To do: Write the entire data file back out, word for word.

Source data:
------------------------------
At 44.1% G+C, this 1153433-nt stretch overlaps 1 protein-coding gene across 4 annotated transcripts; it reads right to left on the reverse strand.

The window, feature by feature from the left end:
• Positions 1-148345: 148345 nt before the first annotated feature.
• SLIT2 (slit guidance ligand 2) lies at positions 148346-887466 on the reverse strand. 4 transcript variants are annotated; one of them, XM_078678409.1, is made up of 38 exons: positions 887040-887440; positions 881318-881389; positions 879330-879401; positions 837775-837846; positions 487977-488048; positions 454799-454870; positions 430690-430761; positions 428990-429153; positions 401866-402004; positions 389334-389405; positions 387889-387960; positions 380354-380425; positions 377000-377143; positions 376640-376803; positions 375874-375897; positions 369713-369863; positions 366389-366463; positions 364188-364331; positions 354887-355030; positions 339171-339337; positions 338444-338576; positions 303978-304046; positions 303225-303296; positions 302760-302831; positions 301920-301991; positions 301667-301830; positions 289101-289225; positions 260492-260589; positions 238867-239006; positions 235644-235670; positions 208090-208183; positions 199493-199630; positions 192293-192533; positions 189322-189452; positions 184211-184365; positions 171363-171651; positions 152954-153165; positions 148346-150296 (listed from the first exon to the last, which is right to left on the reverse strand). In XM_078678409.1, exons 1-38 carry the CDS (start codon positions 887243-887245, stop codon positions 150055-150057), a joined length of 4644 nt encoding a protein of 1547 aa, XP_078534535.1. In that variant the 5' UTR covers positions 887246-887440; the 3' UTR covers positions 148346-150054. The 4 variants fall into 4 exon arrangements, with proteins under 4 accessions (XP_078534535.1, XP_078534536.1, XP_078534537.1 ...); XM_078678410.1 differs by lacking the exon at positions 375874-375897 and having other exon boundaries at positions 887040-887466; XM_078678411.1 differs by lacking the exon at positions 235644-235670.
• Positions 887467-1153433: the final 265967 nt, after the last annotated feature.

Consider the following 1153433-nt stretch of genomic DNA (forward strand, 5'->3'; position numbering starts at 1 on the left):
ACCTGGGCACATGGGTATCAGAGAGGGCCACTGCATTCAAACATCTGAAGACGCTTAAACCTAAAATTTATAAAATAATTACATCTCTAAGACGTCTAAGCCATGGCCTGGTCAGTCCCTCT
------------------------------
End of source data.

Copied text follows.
At 44.1% G+C, this 1153433-nt stretch overlaps 1 protein-coding gene across 4 annotated transcripts; it reads right to left on the reverse strand.

The window, feature by feature from the left end:
• Positions 1-148345: 148345 nt before the first annotated feature.
• SLIT2 (slit guidance ligand 2) lies at positions 148346-887466 on the reverse strand. 4 transcript variants are annotated; one of them, XM_078678409.1, is made up of 38 exons: positions 887040-887440; positions 881318-881389; positions 879330-879401; positions 837775-837846; positions 487977-488048; positions 454799-454870; positions 430690-430761; positions 428990-429153; positions 401866-402004; positions 389334-389405; positions 387889-387960; positions 380354-380425; positions 377000-377143; positions 376640-376803; positions 375874-375897; positions 369713-369863; positions 366389-366463; positions 364188-364331; positions 354887-355030; positions 339171-339337; positions 338444-338576; positions 303978-304046; positions 303225-303296; positions 302760-302831; positions 301920-301991; positions 301667-301830; positions 289101-289225; positions 260492-260589; positions 238867-239006; positions 235644-235670; positions 208090-208183; positions 199493-199630; positions 192293-192533; positions 189322-189452; positions 184211-184365; positions 171363-171651; positions 152954-153165; positions 148346-150296 (listed from the first exon to the last, which is right to left on the reverse strand). In XM_078678409.1, exons 1-38 carry the CDS (start codon positions 887243-887245, stop codon positions 150055-150057), a joined length of 4644 nt encoding a protein of 1547 aa, XP_078534535.1. In that variant the 5' UTR covers positions 887246-887440; the 3' UTR covers positions 148346-150054. The 4 variants fall into 4 exon arrangements, with proteins under 4 accessions (XP_078534535.1, XP_078534536.1, XP_078534537.1 ...); XM_078678410.1 differs by lacking the exon at positions 375874-375897 and having other exon boundaries at positions 887040-887466; XM_078678411.1 differs by lacking the exon at positions 235644-235670.
• Positions 887467-1153433: the final 265967 nt, after the last annotated feature.

Consider the following 1153433-nt stretch of genomic DNA (forward strand, 5'->3'; position numbering starts at 1 on the left):
ACCTGGGCACATGGGTATCAGAGAGGGCCACTGCATTCAAACATCTGAAGACGCTTAAACCTAAAATTTATAAAATAATTACATCTCTAAGACGTCTAAGCCATGGCCTGGTCAGTCCCTCT